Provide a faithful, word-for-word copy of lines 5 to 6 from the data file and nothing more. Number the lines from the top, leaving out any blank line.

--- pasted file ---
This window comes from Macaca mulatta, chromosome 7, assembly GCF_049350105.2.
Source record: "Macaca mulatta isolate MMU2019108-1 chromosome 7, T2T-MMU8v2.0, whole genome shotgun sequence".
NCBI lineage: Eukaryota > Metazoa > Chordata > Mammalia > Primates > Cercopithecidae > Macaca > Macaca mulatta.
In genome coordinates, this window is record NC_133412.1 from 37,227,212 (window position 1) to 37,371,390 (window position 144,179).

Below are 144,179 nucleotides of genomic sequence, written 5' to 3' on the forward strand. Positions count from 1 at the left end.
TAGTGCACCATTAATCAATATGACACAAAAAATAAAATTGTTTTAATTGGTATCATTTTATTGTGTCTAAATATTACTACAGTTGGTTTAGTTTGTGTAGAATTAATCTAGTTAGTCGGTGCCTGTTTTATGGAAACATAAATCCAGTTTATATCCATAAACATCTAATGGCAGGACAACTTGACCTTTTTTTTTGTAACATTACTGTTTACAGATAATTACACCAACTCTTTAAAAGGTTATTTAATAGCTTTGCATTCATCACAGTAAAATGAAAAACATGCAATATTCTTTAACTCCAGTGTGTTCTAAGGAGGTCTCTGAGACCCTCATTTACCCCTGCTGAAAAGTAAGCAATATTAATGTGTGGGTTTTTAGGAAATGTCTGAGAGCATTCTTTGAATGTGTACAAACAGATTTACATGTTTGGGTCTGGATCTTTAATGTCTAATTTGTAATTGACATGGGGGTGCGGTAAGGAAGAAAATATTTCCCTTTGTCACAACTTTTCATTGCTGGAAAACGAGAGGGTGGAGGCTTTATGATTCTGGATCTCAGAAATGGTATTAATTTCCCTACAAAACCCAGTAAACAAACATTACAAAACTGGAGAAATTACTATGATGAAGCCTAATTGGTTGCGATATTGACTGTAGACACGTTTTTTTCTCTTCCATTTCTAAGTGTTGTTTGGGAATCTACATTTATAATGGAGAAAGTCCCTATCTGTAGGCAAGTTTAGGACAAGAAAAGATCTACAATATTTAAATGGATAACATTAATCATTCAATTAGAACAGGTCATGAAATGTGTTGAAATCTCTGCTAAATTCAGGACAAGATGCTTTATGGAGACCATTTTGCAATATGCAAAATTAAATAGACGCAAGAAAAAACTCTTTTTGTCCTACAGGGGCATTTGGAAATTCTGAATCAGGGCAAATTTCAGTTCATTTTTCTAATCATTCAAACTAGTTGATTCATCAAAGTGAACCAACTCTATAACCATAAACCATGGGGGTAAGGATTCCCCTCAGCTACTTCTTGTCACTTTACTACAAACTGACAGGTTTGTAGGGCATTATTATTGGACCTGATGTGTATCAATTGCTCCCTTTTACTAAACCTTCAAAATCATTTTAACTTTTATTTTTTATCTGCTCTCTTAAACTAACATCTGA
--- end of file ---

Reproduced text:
Below are 144,179 nucleotides of genomic sequence, written 5' to 3' on the forward strand. Positions count from 1 at the left end.
TAGTGCACCATTAATCAATATGACACAAAAAATAAAATTGTTTTAATTGGTATCATTTTATTGTGTCTAAATATTACTACAGTTGGTTTAGTTTGTGTAGAATTAATCTAGTTAGTCGGTGCCTGTTTTATGGAAACATAAATCCAGTTTATATCCATAAACATCTAATGGCAGGACAACTTGACCTTTTTTTTTGTAACATTACTGTTTACAGATAATTACACCAACTCTTTAAAAGGTTATTTAATAGCTTTGCATTCATCACAGTAAAATGAAAAACATGCAATATTCTTTAACTCCAGTGTGTTCTAAGGAGGTCTCTGAGACCCTCATTTACCCCTGCTGAAAAGTAAGCAATATTAATGTGTGGGTTTTTAGGAAATGTCTGAGAGCATTCTTTGAATGTGTACAAACAGATTTACATGTTTGGGTCTGGATCTTTAATGTCTAATTTGTAATTGACATGGGGGTGCGGTAAGGAAGAAAATATTTCCCTTTGTCACAACTTTTCATTGCTGGAAAACGAGAGGGTGGAGGCTTTATGATTCTGGATCTCAGAAATGGTATTAATTTCCCTACAAAACCCAGTAAACAAACATTACAAAACTGGAGAAATTACTATGATGAAGCCTAATTGGTTGCGATATTGACTGTAGACACGTTTTTTTCTCTTCCATTTCTAAGTGTTGTTTGGGAATCTACATTTATAATGGAGAAAGTCCCTATCTGTAGGCAAGTTTAGGACAAGAAAAGATCTACAATATTTAAATGGATAACATTAATCATTCAATTAGAACAGGTCATGAAATGTGTTGAAATCTCTGCTAAATTCAGGACAAGATGCTTTATGGAGACCATTTTGCAATATGCAAAATTAAATAGACGCAAGAAAAAACTCTTTTTGTCCTACAGGGGCATTTGGAAATTCTGAATCAGGGCAAATTTCAGTTCATTTTTCTAATCATTCAAACTAGTTGATTCATCAAAGTGAACCAACTCTATAACCATAAACCATGGGGGTAAGGATTCCCCTCAGCTACTTCTTGTCACTTTACTACAAACTGACAGGTTTGTAGGGCATTATTATTGGACCTGATGTGTATCAATTGCTCCCTTTTACTAAACCTTCAAAATCATTTTAACTTTTATTTTTTATCTGCTCTCTTAAACTAACATCTGA